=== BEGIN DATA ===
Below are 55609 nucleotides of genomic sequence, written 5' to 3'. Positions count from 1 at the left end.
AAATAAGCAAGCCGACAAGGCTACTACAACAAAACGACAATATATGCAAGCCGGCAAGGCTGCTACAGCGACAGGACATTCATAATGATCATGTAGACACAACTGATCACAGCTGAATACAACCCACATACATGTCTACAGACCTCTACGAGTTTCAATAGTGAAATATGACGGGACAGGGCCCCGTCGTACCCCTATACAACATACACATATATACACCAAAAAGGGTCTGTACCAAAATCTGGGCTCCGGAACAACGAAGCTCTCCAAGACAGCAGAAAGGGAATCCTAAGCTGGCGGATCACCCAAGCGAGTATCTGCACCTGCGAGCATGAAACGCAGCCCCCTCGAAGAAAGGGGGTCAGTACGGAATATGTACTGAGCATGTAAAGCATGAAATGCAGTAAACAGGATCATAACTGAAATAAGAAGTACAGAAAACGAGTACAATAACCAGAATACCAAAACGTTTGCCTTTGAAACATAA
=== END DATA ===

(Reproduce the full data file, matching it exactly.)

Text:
Below are 55609 nucleotides of genomic sequence, written 5' to 3'. Positions count from 1 at the left end.
AAATAAGCAAGCCGACAAGGCTACTACAACAAAACGACAATATATGCAAGCCGGCAAGGCTGCTACAGCGACAGGACATTCATAATGATCATGTAGACACAACTGATCACAGCTGAATACAACCCACATACATGTCTACAGACCTCTACGAGTTTCAATAGTGAAATATGACGGGACAGGGCCCCGTCGTACCCCTATACAACATACACATATATACACCAAAAAGGGTCTGTACCAAAATCTGGGCTCCGGAACAACGAAGCTCTCCAAGACAGCAGAAAGGGAATCCTAAGCTGGCGGATCACCCAAGCGAGTATCTGCACCTGCGAGCATGAAACGCAGCCCCCTCGAAGAAAGGGGGTCAGTACGGAATATGTACTGAGCATGTAAAGCATGAAATGCAGTAAACAGGATCATAACTGAAATAAGAAGTACAGAAAACGAGTACAATAACCAGAATACCAAAACGTTTGCCTTTGAAACATAA